The justice conundrum : Africa's turbulent relationship with the ICC
AffiliationUniversity of Bedfordshire
SubjectsICC and Africa
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AbstractThis article/blog is a response to the article 'Judicialization of Peace' in the Harvard International Law Journal Vol 59(2).The Colombia transitional peace model, as described in the article, offers an interesting prism through which to view the ICC's involvement in African conflicts which, hitherto, has served mainly to antagonize African leaders and achieved little in the way of transitional justice. This response looks critically at the role of the Office of the Prosecutor under both Luis Moreno Ocampo and Fatou Bensouda ; examines some of the flaws in the Kenyatta/Ruto prosecution; and asks whether the 'shadow effect' of the ICC (pace the article) could help mediate meaningful peace moves on a continent whose institutions, in the main, are far less robust than Colombia's. It also posits a philosophical gulf between African concepts of 'human rights', rooted in tribe and ethnic community, and the ICC's application of (Enlightenment) principles of individual liberties.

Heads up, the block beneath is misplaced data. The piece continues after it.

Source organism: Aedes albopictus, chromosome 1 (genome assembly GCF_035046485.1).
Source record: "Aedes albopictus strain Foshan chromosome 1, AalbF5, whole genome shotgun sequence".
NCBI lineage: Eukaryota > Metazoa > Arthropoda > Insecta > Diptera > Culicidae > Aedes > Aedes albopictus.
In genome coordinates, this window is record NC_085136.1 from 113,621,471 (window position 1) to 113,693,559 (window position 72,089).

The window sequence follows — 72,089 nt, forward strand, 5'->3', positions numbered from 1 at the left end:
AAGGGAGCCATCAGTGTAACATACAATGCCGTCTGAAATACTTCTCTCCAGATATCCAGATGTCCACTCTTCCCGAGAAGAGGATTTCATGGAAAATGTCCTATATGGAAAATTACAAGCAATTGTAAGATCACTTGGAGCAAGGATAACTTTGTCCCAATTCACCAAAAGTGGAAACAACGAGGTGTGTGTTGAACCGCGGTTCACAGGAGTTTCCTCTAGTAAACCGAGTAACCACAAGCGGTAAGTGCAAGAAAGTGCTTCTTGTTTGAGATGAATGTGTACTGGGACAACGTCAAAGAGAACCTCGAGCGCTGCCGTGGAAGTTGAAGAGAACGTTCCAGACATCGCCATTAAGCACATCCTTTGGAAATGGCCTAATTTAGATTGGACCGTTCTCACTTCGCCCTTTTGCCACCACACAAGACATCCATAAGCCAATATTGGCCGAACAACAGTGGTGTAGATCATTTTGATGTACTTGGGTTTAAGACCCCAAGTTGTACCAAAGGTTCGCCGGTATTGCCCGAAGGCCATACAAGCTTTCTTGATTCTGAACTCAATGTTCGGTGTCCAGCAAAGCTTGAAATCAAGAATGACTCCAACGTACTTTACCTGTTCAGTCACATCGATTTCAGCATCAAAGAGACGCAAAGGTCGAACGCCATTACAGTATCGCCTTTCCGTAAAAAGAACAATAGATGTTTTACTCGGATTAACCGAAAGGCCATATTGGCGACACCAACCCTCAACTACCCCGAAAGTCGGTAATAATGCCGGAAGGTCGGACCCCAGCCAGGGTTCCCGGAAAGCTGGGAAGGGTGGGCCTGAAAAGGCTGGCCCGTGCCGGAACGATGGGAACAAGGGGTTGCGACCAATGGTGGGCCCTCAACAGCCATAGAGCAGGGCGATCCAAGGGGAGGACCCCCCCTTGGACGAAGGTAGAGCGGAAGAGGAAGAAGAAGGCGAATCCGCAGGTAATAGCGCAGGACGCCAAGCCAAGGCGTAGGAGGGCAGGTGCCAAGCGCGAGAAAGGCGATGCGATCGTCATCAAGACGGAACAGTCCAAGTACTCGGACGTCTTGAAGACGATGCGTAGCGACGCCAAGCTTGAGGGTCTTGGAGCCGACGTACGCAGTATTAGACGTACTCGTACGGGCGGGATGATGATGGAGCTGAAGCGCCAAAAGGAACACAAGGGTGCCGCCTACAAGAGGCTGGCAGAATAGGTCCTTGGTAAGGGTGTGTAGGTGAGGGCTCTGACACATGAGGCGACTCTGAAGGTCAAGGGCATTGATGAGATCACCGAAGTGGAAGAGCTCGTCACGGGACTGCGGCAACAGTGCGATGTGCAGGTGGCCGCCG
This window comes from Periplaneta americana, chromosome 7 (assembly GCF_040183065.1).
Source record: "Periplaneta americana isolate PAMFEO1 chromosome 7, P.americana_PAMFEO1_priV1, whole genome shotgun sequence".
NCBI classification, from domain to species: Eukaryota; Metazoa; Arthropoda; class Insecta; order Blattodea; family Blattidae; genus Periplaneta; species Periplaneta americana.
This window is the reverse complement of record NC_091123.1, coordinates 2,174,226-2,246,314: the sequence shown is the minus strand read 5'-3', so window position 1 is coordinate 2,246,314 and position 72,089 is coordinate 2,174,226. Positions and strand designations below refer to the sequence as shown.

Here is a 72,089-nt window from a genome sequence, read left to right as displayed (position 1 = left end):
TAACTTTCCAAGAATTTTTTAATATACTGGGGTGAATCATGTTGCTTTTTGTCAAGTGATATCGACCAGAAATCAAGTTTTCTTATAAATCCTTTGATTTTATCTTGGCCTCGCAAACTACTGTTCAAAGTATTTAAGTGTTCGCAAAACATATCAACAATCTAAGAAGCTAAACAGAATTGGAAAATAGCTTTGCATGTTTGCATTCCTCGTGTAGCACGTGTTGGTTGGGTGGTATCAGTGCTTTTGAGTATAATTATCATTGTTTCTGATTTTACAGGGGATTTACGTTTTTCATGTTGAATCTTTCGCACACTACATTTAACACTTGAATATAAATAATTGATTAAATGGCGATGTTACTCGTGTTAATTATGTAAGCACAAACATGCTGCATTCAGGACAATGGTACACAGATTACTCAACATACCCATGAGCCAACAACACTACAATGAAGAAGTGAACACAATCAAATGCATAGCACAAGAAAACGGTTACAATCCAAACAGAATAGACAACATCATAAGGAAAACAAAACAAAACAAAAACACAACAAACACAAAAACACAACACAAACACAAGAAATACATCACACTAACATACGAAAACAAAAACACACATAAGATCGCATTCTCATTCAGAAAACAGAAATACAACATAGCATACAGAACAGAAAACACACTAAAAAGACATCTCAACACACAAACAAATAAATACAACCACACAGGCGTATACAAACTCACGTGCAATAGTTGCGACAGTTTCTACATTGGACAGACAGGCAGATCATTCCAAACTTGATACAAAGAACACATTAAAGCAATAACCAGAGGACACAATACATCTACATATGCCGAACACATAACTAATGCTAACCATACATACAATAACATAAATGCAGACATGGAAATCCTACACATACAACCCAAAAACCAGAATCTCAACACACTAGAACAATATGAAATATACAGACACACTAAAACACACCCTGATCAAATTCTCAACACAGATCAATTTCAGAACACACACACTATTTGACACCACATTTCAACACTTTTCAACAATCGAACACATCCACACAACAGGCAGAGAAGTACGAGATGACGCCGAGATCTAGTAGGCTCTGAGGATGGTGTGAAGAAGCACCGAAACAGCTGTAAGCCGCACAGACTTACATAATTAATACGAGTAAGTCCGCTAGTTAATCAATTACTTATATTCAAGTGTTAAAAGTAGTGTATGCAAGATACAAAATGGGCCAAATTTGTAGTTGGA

CitationSilverman J. (2019) 'The Justice Conundrum : Africa's Turbulent Relationship with the ICC', Harvard International Law Journal, (February 18 2019), pp.-.
PublisherHarvard University, Harvard Law School
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